Posted by: Peter | January 18, 2011

Rating the Raters: Bill James 1994

Over at FanGraphs, Carson Cistulli has a nice couple of posts where he looks back to some Bill James player forecasts from 1993 and 1994, in an attempt to see how the predictions of player value held up. Tom Tango adds some additional insight based on running a regression of career WAR on the “dollar value” James assigned to players. Tango ends up using a polynomial fit of the data, resulting in the following equation:

This is good stuff (although I’m not sure why Tango decided to fix the intercept at 0 in that regression). However, I felt like both posts could have really benefited from some kind of graphical display of the data. Especially because I think that looking at a graph changes one’s interpretation of the results somewhat. Fortunately, Carson was nice enough to supply his data. So here are the players from 1994:

Bill James player ratings 1994, and career WAR

The color codes reflect James’s letter grade, or “Z” for ungraded players. The line is a locally-weighted regression (“LOESS“) line that shows the general trend.

What does this picture say? Well, the way I read it, it tells us that for the top prospects–those with A or B ratings–James’s dollar values really tell us something. For players who got valuations over $20 or so, there is a clear positive relationship between the dollar ratings and eventual career WAR. What’s more, there is a clear floor under these players: beyond the $25-30 threshold, none of them ended up being total busts.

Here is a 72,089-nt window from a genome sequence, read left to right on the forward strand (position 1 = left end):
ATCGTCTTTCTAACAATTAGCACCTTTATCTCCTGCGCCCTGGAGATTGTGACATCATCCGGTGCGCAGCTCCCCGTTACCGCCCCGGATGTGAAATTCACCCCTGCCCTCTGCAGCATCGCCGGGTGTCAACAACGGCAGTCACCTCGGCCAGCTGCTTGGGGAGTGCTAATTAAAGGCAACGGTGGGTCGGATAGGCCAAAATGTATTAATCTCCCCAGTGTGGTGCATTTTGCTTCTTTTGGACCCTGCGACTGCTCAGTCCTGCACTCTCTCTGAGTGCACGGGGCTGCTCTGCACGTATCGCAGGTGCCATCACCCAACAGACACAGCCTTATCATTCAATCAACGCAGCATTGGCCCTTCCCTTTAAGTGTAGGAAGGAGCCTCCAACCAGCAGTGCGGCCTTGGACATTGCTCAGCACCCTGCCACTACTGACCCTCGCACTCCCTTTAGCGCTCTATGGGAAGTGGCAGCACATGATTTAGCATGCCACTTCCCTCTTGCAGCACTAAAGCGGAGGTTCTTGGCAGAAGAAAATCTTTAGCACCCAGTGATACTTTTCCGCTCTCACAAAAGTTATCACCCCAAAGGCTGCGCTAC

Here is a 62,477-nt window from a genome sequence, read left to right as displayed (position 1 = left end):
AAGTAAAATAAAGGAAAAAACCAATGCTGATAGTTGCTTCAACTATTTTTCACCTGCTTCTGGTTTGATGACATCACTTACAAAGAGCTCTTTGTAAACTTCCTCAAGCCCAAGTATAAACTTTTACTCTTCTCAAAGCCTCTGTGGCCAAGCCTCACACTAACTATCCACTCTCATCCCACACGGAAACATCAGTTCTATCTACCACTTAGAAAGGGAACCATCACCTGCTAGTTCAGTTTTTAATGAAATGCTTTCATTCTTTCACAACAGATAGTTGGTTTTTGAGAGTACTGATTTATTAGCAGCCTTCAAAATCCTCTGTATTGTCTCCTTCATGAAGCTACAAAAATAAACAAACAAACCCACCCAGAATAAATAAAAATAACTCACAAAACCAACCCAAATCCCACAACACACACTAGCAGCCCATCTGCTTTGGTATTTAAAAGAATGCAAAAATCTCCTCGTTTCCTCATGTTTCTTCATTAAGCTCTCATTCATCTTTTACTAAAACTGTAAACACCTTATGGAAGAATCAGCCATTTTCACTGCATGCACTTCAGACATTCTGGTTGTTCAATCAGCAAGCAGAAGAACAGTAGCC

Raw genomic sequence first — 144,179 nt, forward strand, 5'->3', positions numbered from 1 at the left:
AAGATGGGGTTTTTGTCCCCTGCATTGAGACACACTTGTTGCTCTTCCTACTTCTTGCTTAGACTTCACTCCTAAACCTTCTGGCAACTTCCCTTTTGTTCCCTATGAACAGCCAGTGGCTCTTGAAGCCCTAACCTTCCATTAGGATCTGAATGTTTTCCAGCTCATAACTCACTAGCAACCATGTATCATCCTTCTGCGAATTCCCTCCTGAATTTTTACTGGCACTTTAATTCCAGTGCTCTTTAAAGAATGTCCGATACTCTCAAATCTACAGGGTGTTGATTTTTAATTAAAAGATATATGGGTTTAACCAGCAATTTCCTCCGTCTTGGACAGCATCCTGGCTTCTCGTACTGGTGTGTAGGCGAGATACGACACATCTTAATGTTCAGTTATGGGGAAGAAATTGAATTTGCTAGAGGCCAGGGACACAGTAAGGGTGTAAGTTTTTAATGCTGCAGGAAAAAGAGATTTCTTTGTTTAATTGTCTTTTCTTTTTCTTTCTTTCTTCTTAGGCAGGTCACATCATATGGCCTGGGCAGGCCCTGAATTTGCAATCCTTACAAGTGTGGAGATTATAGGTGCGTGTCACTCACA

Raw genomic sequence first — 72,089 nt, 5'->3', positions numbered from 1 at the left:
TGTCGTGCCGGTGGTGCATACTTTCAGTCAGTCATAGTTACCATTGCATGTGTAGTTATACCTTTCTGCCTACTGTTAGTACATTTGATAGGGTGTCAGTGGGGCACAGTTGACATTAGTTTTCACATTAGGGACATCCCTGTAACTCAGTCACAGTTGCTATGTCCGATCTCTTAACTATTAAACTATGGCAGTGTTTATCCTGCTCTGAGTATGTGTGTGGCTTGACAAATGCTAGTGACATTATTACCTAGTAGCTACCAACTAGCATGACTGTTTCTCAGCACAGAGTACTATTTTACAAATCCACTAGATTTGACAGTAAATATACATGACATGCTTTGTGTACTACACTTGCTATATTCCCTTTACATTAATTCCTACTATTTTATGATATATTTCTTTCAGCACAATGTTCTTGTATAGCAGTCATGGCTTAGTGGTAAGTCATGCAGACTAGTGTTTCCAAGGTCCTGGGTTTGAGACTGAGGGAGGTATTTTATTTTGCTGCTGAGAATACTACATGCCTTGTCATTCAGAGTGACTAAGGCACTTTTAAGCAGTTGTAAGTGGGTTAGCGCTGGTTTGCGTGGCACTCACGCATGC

On the other hand, it doesn’t look like the dollar values below $20 really contain any information. Among all those C and D grade prospects, James’s ratings don’t help us distinguish between surprise stars like Jim Edmonds (valued at $15, 68.1 career WAR) and total washouts like Stanton Cameron (also $15, 0 WAR). If I run a linear regression using only the players valued over $20, I get:

I think this is probably the more useful relationship, since it throws out all the fringe prospects who aren’t really adding any information.

I can only add my ringing endorsement to Tango’s call for forecasters to release more of this kind of information. I’d love to know whether this pattern is a fluke of this data, or of Bill James as a forecaster, or whether it generalizes. If forecasts are useful for top prospects but not marginal ones, that would be very important to know.

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